New York City Mayor Bill de Blasio on April 18, 2017 announced environmental remediation has been completed on the 500th tax lot under NYC oversight since his administration began in 2014, achieving 75 percent of his OneNYC cleanup goal 18 months ahead of schedule. The remediated land has been redeveloped with more than 27 million square feet of new building space and represents private investment of $8.2 billion in new construction — remediation since 2014 has cleaned up a total of 138 acres of land and removed more than 300 underground storage tanks, according to his office.
“We are cleaning up vacant lots and revitalizing neighborhoods across the city, and hitting our goals a year-and-a-half ahead of schedule,” said the mayor. “New York’s city cleanup program is a commitment to combating pollution that disproportionately affects already disadvantaged communities. Our environmental remediation program is also a boon to the economic vitality of neighborhoods, creating jobs and cleaning up land to welcome new businesses and housing.”
More than half of the 577 remediated lots are in moderate- and low-income communities, and the properties have been vacant for an average of more than 10 years. Eighty-one of them are located in the coastal flood zone.
The 500th remediated tax lot is located on Adam Clayton Powell Jr. Boulevard and West 127th Street in Central Harlem. The property has been redeveloped with a 10-story building that is now the home for Harlem Dowling-West Side Center for Children & Family Services and The Children’s Village, 47 units of affordable housing, and 12 units of supportive housing for youth at risk of homelessness as they transition out of foster care. The project was funded by the NYC Department of Housing Preservation & Development and the NYC Housing Development Corporation and is a joint venture with affordable housing developer Alembic Community Development.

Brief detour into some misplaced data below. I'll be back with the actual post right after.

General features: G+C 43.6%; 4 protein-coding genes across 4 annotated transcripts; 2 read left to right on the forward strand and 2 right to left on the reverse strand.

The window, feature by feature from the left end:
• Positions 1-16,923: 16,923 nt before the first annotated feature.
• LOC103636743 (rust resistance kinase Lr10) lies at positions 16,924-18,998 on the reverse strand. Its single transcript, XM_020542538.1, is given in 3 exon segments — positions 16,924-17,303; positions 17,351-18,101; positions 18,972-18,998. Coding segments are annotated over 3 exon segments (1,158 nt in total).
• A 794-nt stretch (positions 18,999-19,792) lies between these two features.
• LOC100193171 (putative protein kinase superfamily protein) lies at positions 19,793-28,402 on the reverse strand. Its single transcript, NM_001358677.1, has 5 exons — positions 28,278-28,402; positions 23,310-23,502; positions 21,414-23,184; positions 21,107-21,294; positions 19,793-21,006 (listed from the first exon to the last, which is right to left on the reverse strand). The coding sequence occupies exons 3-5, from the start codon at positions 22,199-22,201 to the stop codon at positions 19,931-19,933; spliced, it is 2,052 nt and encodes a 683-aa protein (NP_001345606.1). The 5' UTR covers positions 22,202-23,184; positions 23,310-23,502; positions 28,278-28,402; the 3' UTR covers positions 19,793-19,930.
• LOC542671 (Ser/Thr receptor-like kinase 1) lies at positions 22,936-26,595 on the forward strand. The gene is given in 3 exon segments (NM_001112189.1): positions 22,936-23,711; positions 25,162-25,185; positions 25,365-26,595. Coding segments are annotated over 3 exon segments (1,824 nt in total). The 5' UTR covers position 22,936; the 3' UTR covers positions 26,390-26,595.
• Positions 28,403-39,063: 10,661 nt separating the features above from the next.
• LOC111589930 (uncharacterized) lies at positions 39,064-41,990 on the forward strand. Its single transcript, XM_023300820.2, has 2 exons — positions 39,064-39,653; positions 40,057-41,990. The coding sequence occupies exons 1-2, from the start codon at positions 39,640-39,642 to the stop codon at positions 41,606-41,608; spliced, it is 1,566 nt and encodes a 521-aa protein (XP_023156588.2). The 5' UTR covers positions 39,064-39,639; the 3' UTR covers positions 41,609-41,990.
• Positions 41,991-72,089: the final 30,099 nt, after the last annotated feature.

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“We have limited available land for new development, and it is vitally important to rehabilitate our vacant and abandoned land. This administration recognizes the disproportionate impact of environmental pollution in low-income communities and has focused city resources in disadvantaged areas to pursue greater equity in environmental quality and economic opportunity,” said First Deputy Mayor Anthony Shorris. “We will continue to build new programs and find innovative ways to improve our environment and help communities achieve their grass-roots vision for reuse of vacant land.”